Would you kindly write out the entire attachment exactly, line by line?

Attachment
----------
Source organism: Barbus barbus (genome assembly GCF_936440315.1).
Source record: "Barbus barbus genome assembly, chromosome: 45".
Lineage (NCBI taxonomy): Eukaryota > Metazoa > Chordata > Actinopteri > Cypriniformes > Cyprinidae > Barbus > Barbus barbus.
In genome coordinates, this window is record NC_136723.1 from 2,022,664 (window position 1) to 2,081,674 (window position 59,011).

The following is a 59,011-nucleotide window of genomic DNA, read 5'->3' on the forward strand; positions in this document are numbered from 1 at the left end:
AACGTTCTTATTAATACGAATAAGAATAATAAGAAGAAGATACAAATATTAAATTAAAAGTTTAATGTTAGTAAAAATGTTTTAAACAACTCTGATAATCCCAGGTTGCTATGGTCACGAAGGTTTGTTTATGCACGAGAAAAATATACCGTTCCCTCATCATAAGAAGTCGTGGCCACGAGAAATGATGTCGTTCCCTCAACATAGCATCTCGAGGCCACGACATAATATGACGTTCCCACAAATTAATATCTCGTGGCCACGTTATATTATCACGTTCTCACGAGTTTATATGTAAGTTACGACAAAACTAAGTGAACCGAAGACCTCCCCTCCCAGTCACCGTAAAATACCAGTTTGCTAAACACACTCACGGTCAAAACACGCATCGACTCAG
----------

Source organism: Barbus barbus (genome assembly GCF_936440315.1).
Source record: "Barbus barbus genome assembly, chromosome: 45".
Lineage (NCBI taxonomy): Eukaryota > Metazoa > Chordata > Actinopteri > Cypriniformes > Cyprinidae > Barbus > Barbus barbus.
In genome coordinates, this window is record NC_136723.1 from 2,022,664 (window position 1) to 2,081,674 (window position 59,011).

The following is a 59,011-nucleotide window of genomic DNA, read 5'->3' on the forward strand; positions in this document are numbered from 1 at the left end:
AACGTTCTTATTAATACGAATAAGAATAATAAGAAGAAGATACAAATATTAAATTAAAAGTTTAATGTTAGTAAAAATGTTTTAAACAACTCTGATAATCCCAGGTTGCTATGGTCACGAAGGTTTGTTTATGCACGAGAAAAATATACCGTTCCCTCATCATAAGAAGTCGTGGCCACGAGAAATGATGTCGTTCCCTCAACATAGCATCTCGAGGCCACGACATAATATGACGTTCCCACAAATTAATATCTCGTGGCCACGTTATATTATCACGTTCTCACGAGTTTATATGTAAGTTACGACAAAACTAAGTGAACCGAAGACCTCCCCTCCCAGTCACCGTAAAATACCAGTTTGCTAAACACACTCACGGTCAAAACACGCATCGACTCAG